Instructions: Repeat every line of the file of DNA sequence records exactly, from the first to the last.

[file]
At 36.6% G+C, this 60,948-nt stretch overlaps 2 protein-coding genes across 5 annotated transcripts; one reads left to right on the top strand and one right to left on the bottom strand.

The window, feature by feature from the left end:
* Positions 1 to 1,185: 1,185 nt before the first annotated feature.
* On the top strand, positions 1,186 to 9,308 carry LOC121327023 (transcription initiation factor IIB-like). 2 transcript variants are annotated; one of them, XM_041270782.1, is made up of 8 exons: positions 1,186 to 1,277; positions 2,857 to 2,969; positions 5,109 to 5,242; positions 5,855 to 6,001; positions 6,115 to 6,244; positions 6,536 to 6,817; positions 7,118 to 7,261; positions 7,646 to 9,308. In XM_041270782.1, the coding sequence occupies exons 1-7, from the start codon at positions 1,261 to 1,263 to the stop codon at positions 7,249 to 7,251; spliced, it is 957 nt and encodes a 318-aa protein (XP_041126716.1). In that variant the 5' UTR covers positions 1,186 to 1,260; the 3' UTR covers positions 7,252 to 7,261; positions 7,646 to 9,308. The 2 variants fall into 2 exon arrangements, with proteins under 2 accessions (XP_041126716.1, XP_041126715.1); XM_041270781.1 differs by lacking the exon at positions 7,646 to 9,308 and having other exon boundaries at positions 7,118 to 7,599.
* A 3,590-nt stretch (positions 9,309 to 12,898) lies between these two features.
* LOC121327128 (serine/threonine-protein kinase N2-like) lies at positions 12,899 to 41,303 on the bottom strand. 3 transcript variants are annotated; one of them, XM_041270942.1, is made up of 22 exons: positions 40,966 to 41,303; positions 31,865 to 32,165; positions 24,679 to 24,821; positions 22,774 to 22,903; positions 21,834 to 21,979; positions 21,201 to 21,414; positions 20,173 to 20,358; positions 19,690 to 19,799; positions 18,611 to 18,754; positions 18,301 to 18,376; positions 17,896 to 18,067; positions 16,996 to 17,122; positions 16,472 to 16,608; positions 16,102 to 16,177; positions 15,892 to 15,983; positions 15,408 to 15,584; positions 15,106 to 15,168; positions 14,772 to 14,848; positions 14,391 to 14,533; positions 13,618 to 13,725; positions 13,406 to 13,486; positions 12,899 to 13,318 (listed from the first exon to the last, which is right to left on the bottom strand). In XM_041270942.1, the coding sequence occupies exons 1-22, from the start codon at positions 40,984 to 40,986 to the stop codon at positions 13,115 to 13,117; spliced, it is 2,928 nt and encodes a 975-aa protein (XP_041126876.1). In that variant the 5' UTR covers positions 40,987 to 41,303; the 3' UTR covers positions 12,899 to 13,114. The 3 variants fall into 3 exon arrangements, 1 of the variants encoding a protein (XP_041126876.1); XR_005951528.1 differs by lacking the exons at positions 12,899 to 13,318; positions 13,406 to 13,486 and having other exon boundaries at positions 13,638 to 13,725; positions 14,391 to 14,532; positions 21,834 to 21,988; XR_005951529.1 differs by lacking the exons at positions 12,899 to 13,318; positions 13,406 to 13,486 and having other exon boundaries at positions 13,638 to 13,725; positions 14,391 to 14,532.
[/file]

At 36.6% G+C, this 60,948-nt stretch overlaps 2 protein-coding genes across 5 annotated transcripts; one reads left to right on the top strand and one right to left on the bottom strand.

The window, feature by feature from the left end:
* Positions 1 to 1,185: 1,185 nt before the first annotated feature.
* On the top strand, positions 1,186 to 9,308 carry LOC121327023 (transcription initiation factor IIB-like). 2 transcript variants are annotated; one of them, XM_041270782.1, is made up of 8 exons: positions 1,186 to 1,277; positions 2,857 to 2,969; positions 5,109 to 5,242; positions 5,855 to 6,001; positions 6,115 to 6,244; positions 6,536 to 6,817; positions 7,118 to 7,261; positions 7,646 to 9,308. In XM_041270782.1, the coding sequence occupies exons 1-7, from the start codon at positions 1,261 to 1,263 to the stop codon at positions 7,249 to 7,251; spliced, it is 957 nt and encodes a 318-aa protein (XP_041126716.1). In that variant the 5' UTR covers positions 1,186 to 1,260; the 3' UTR covers positions 7,252 to 7,261; positions 7,646 to 9,308. The 2 variants fall into 2 exon arrangements, with proteins under 2 accessions (XP_041126716.1, XP_041126715.1); XM_041270781.1 differs by lacking the exon at positions 7,646 to 9,308 and having other exon boundaries at positions 7,118 to 7,599.
* A 3,590-nt stretch (positions 9,309 to 12,898) lies between these two features.
* LOC121327128 (serine/threonine-protein kinase N2-like) lies at positions 12,899 to 41,303 on the bottom strand. 3 transcript variants are annotated; one of them, XM_041270942.1, is made up of 22 exons: positions 40,966 to 41,303; positions 31,865 to 32,165; positions 24,679 to 24,821; positions 22,774 to 22,903; positions 21,834 to 21,979; positions 21,201 to 21,414; positions 20,173 to 20,358; positions 19,690 to 19,799; positions 18,611 to 18,754; positions 18,301 to 18,376; positions 17,896 to 18,067; positions 16,996 to 17,122; positions 16,472 to 16,608; positions 16,102 to 16,177; positions 15,892 to 15,983; positions 15,408 to 15,584; positions 15,106 to 15,168; positions 14,772 to 14,848; positions 14,391 to 14,533; positions 13,618 to 13,725; positions 13,406 to 13,486; positions 12,899 to 13,318 (listed from the first exon to the last, which is right to left on the bottom strand). In XM_041270942.1, the coding sequence occupies exons 1-22, from the start codon at positions 40,984 to 40,986 to the stop codon at positions 13,115 to 13,117; spliced, it is 2,928 nt and encodes a 975-aa protein (XP_041126876.1). In that variant the 5' UTR covers positions 40,987 to 41,303; the 3' UTR covers positions 12,899 to 13,114. The 3 variants fall into 3 exon arrangements, 1 of the variants encoding a protein (XP_041126876.1); XR_005951528.1 differs by lacking the exons at positions 12,899 to 13,318; positions 13,406 to 13,486 and having other exon boundaries at positions 13,638 to 13,725; positions 14,391 to 14,532; positions 21,834 to 21,988; XR_005951529.1 differs by lacking the exons at positions 12,899 to 13,318; positions 13,406 to 13,486 and having other exon boundaries at positions 13,638 to 13,725; positions 14,391 to 14,532.